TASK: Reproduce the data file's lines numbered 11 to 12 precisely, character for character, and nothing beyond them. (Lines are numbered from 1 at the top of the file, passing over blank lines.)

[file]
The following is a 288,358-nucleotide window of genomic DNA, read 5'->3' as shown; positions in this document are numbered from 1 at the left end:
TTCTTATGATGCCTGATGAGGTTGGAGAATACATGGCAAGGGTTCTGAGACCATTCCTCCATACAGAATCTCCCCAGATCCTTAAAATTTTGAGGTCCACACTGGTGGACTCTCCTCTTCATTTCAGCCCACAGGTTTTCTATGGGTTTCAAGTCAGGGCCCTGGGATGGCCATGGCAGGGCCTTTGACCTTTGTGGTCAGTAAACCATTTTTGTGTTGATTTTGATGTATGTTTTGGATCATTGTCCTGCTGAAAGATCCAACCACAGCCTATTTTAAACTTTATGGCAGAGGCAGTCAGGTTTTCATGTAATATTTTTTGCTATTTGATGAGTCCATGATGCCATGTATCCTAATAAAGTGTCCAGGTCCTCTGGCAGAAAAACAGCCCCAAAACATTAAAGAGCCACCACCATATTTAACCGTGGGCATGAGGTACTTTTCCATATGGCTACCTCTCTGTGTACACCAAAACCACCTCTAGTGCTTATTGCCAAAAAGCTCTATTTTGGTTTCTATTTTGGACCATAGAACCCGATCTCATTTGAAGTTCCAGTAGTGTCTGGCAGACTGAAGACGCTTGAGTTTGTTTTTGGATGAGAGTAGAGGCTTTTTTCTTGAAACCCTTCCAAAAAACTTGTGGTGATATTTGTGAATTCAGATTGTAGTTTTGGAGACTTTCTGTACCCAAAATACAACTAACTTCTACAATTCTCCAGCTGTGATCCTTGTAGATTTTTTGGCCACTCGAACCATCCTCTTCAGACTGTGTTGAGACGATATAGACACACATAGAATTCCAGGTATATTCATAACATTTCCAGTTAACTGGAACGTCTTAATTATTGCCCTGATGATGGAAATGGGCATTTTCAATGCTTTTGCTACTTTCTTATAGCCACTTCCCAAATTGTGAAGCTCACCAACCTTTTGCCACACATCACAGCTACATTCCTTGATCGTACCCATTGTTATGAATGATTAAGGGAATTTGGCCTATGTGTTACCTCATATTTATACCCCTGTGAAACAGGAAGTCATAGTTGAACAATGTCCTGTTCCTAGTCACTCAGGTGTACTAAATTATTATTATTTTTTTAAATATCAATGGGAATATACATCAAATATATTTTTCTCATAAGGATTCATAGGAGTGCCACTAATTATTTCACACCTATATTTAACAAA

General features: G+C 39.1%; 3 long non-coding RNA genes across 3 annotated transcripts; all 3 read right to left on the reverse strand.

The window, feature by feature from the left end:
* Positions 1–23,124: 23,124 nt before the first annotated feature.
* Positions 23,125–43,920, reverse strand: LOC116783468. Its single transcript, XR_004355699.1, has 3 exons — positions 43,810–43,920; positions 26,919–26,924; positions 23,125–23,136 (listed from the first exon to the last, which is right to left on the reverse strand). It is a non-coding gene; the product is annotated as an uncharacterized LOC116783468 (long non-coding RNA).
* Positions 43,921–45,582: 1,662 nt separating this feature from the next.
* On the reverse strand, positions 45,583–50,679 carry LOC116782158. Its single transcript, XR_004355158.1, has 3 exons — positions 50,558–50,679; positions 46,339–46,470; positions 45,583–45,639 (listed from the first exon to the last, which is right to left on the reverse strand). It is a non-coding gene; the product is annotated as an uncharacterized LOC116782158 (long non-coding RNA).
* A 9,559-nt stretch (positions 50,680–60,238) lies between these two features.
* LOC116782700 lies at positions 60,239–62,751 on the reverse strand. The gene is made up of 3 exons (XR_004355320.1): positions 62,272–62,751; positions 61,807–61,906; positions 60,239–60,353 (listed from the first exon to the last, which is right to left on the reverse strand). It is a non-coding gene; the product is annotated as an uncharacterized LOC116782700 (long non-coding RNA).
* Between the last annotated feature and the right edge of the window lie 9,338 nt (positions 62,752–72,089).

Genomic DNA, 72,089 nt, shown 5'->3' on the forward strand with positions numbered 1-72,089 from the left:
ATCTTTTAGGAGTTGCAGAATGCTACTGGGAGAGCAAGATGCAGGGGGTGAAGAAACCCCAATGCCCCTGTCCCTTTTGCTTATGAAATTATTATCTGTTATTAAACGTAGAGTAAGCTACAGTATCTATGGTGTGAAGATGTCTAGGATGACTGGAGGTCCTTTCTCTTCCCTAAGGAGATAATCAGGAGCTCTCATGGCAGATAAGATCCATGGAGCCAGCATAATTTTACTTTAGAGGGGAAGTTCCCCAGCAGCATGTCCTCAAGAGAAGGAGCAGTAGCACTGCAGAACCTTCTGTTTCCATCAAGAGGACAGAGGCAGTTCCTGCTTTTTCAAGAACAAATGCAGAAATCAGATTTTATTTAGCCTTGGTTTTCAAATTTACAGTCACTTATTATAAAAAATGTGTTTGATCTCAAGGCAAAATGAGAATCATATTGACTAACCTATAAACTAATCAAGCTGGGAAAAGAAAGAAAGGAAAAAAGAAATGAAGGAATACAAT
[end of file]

* Between the last annotated feature and the right edge of the window lie 9,338 nt (positions 62,752–72,089).

Genomic DNA, 72,089 nt, shown 5'->3' on the forward strand with positions numbered 1-72,089 from the left: